My Way is the Highway
A study by the Texas Transportation Institute (TTI) in 1999 found that over 31 percent of the highways in the U.S. suffer serious traffic congestion. Over a 25-year period, travel on highways increased 131 percent, and the Department of Transportation (DOT) expects it to increase another 40 percent by 2015 [source: TTI]. Highways make up about 1.2 percent of the length of all the roads in the U.S., but carry nearly half of all truck traffic and almost a quarter of all passenger traffic [source].
You can't understand it -- how can a five-lane highway become so packed? It feels as if every car in the city has joined you on the highway at the same time. Traffic creeps forward at a snail's pace, when it moves at all. You're forced to waste time, gas and money. What causes this?
As the first car stops, the following cars must also stop. Even when the first car begins to move again, additional approaching cars have to stop farther down the road, and the congested area travels backward in a wave until traffic is light enough for it to dissipate.
Assuming construction, accidents, and stalled vehicles aren't to blame, it's likely due to more cars entering the highway than leaving it. As more cars enter a crowded road, drivers have to use their brakes to avoid collisions, creating a traffic wave. A traffic wave occurs when cars slow down, and the slowing trend continues backward -- like a domino effect. As long as there are more cars approaching from behind, the traffic congestion travels in a wave.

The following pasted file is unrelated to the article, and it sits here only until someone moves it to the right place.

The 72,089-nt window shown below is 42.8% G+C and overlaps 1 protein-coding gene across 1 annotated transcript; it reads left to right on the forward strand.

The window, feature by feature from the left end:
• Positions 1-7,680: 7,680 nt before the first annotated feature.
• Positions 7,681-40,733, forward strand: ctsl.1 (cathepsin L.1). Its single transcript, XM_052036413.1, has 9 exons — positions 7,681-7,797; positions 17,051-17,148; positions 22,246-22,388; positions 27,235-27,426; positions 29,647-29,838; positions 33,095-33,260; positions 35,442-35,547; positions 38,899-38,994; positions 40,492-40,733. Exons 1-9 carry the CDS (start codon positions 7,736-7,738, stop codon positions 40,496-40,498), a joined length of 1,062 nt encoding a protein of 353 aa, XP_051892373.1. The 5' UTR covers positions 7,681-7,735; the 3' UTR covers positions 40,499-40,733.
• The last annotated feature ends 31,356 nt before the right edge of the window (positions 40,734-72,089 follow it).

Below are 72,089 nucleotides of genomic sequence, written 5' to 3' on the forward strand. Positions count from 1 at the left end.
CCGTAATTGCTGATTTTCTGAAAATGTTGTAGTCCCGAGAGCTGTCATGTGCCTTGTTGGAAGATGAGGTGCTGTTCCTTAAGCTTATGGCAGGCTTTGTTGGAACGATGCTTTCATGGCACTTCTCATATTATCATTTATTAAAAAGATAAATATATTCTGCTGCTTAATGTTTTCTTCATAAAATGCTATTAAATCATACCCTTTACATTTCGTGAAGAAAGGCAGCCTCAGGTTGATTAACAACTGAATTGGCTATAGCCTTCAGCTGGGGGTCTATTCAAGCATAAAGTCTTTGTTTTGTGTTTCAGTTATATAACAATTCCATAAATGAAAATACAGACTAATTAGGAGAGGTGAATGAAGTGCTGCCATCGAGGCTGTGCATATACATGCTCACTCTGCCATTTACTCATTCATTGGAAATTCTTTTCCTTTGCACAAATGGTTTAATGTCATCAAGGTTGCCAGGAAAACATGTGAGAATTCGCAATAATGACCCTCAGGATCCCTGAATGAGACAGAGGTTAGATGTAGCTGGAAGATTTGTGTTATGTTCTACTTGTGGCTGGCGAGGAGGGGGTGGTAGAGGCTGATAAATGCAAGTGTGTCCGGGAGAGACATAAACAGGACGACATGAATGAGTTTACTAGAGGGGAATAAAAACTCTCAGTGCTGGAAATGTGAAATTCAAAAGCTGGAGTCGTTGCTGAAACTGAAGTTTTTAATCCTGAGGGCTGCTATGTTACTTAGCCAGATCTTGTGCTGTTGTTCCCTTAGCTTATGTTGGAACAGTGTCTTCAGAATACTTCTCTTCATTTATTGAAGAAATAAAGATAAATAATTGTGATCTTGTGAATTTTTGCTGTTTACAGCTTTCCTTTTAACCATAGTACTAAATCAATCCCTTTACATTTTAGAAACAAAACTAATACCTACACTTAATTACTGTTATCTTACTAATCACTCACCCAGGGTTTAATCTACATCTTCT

In general, you can divide up the contributors of traffic into two broad areas: network overload and traffic disturbances.
If there are highways or surface streets that suffer from heavy traffic congestion, no matter what the actual road conditions might be, they fall into the category of network overload. These are the bottlenecks and traffic snarls where demand always outweighs capacity.
As space opens up ahead of your car, you can accelerate and escape the congestion. The person behind you can accelerate a few moments later, and the person behind them a few moments after that. The congestion doesn't immediately clear up -- it continues to shift slowly back down the highway. Congestion can clear if traffic becomes light enough to stop the traffic-wave effect.
Accidents and breakdowns, road construction and repair, and harsh weather conditions are all considered traffic disturbances. You can't always predict where these disturbances will occur, but they still heavily impact traffic flow.
It's easy to imagine construction, an accident, or a cop giving a traffic ticket causing congestion -- drivers slow down either to change lanes or engage in a bit of rubbernecking as they try to see what happened. Road work might shut down one or more lanes, requiring drivers to shift over into open but crowded lanes. Bad weather might cause some drivers to maintain a slower driving speed out of concern for safety. According to the 2007 Urban Mobility Report from the Texas Transportation Institute, traffic incidents account for between 52 and 58 percent of the delays motorists experience [source: TTI].
In the next section, we'll learn about cities and highway traffic.